ascent vehicle, but that too is actually also a current idea, primarily, I think, in context of small satellites; see here:
Will Robinson was truly ahead of his time!
Also, though it takes them some time to figure it out, using two receivers to fix the position of a radio source is exactly the correct procedure to do so.
The only real bobble is the whole premise of using this lifeboat as a way back to Earth. Despite Smith’s attempt at rationalization, there is just no way a craft like that could make it to Earth in a lifetime — let alone a naptime! Of course it hasn’t — I think I should say the implausibility is West and the Robinsons thinking it was possible. This also suggests that they have figured out where they are and are no longer “lost” so much as “stranded” in space. Well, we have much deeper implausibilities later on.
One technical oddity, I think: at about 7 minutes, John is fretting over the fuel and Will’s wasting it. His line starting “I’m not blaming him” sounds odd, compared to the rest of what he and Maureen are saying, there’s a flatness to how it sounds. I think it was dubbed in.
The Robot is getting some attitude! Calls Smith a bag of wind. Unless I’ve missed it before, it’s the first time Smith calls the Robot a ninny (just a ninny, none of his more colorful adjectives).
When will hits the retros, the controls look like what appear later in the Pod.
When John shoots the plant monster with his laser, it’s quite different from the big black S1 guns we’re used to seeing. Very sleek, looks metallic.
A taste of what might have been, when Judy says goodbye to Don. Too bad, there was real potential in that relationship.
A very nice scene where Will asks Smith to be a substitute father. Smith appears genuinely touched, and if anything can be taken from this ep, it would be the cementing of this odd relationship. I think Will and Smith really love each other (in a familial way, of course), and even though Will is asking Smith to take care of him here, we know of course that most of the time it is Will who takes care of Smith! Moments after this though, the two are trapped in the Garden of Anti-Eden, and Smith quickly reverts to type.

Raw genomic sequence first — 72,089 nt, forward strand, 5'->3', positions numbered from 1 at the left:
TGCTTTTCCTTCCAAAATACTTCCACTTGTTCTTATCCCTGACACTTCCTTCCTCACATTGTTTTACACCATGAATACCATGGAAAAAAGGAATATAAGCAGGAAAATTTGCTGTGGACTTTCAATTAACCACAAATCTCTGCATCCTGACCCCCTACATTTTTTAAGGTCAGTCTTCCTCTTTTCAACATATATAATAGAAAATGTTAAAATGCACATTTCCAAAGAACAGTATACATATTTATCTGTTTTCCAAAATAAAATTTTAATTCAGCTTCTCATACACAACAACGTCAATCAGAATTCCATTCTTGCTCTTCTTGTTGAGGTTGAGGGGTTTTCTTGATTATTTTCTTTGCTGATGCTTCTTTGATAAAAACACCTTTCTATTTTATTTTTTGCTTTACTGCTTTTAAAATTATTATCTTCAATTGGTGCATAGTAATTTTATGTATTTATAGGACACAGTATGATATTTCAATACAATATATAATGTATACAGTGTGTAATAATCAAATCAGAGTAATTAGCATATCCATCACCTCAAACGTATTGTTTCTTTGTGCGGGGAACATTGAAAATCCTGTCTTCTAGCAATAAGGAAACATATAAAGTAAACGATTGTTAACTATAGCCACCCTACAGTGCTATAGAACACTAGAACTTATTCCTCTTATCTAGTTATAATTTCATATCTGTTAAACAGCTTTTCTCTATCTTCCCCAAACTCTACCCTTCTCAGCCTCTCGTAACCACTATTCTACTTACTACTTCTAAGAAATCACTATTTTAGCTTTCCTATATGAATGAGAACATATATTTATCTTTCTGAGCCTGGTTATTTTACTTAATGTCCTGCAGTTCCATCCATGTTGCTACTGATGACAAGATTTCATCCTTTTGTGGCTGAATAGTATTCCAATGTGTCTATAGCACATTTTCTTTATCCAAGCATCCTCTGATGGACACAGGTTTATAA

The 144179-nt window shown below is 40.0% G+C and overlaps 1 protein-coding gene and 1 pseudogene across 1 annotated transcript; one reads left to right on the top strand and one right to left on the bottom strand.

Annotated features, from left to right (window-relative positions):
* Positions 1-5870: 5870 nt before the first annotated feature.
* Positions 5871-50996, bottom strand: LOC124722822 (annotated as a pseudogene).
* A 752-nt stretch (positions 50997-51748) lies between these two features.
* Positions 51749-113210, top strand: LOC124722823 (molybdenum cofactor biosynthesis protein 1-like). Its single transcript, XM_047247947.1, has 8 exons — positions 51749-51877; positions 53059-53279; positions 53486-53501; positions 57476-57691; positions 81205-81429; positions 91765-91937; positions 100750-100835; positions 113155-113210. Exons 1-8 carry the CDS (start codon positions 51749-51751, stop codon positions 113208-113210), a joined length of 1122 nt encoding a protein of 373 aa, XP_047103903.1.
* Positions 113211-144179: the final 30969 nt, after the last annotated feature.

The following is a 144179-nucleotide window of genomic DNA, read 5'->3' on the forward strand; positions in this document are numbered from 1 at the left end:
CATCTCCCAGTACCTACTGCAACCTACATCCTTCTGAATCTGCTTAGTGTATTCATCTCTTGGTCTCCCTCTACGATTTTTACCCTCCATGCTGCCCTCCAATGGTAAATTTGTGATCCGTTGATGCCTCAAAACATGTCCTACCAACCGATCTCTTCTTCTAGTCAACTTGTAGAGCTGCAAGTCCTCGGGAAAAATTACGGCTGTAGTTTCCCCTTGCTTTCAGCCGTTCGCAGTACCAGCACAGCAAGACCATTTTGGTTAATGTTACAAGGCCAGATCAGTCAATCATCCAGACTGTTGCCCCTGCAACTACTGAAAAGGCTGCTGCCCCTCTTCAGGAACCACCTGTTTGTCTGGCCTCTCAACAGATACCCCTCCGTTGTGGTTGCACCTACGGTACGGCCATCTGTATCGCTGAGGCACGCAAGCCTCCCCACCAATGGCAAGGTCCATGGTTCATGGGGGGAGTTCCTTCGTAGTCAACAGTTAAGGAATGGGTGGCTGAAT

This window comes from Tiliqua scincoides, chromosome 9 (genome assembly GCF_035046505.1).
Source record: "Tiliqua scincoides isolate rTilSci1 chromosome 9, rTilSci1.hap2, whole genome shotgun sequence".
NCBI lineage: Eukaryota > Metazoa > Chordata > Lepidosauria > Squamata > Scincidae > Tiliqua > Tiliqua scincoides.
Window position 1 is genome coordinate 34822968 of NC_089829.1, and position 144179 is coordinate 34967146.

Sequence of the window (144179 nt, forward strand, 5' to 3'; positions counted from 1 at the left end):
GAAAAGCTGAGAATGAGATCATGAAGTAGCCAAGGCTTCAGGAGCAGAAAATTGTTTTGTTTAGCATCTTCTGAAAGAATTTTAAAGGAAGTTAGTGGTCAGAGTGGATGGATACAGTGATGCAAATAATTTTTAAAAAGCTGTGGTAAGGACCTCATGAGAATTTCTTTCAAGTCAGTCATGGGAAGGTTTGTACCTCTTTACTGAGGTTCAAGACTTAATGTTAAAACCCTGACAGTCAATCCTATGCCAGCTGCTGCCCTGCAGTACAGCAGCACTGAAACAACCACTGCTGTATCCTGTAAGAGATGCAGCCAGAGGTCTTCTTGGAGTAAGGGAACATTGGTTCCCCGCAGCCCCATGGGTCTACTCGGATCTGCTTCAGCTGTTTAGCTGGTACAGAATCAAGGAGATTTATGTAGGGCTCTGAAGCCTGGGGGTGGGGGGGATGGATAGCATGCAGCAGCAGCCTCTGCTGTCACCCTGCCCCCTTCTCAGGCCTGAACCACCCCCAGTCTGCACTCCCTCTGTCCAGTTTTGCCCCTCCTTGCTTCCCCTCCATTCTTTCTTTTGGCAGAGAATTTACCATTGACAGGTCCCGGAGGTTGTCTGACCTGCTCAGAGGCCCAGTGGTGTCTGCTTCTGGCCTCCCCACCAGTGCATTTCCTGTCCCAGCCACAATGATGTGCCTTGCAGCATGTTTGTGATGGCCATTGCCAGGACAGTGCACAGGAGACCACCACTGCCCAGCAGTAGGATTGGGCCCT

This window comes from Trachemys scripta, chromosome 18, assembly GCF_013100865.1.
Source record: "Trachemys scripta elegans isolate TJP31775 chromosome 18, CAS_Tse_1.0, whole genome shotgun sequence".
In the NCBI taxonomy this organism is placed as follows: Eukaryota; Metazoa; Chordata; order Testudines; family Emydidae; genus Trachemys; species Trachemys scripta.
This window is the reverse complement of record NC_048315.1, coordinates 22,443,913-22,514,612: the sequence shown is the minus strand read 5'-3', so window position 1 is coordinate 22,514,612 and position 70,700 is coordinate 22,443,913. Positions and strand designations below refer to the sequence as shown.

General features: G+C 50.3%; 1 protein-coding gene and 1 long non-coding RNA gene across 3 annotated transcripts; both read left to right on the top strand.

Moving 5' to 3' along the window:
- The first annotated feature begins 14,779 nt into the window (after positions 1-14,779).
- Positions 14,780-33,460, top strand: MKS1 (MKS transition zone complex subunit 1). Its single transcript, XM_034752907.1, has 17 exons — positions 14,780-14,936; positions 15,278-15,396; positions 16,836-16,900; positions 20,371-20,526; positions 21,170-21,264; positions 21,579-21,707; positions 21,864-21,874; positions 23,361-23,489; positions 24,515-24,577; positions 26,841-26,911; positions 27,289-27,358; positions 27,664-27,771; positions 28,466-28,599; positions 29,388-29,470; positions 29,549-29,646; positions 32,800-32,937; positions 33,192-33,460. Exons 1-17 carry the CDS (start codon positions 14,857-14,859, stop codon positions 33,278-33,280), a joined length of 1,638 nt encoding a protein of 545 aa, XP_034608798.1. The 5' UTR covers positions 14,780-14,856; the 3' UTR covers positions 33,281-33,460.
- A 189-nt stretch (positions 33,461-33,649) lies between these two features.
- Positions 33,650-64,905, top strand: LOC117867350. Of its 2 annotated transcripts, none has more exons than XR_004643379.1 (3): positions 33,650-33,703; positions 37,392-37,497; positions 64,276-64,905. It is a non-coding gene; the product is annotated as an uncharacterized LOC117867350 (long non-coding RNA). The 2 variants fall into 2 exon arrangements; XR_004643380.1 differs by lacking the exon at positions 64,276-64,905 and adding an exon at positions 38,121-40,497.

I think that’s what I mean when I say that I feel this episode really takes us nowhere. Other episodes we meet new characters (a plant monster doesn’t really count), we get some character development or new insight, or the overall story advances some way, whether some new discovery or even some setback. This sort of — just happens.
So bottom line — a tentative thumbs up.
One Of Our Dogs Is Missing
Just some random observations here.
Opening sequences with the meteor shower quite good and dramatic.
A good example of Maureen being a strong leader, and not the stereotyped housewife some have made her out to be. A couple times in this ep she must put up a strong front for John. But what about that hair?!? In the nighttime scene where the 3 ladies are out in their jammies, Maureen’s hair is down past her shoulders! Her daytime hair isn’t put up. it is just short.
The actual monster is quite good — like a demonic bigfoot.
Maybe I was thinking of this when I did my “Golden Man” rewrite; I also had Maureen speak of “the men” being away despite Smith being there! (“I heard that, madam!” he responds.)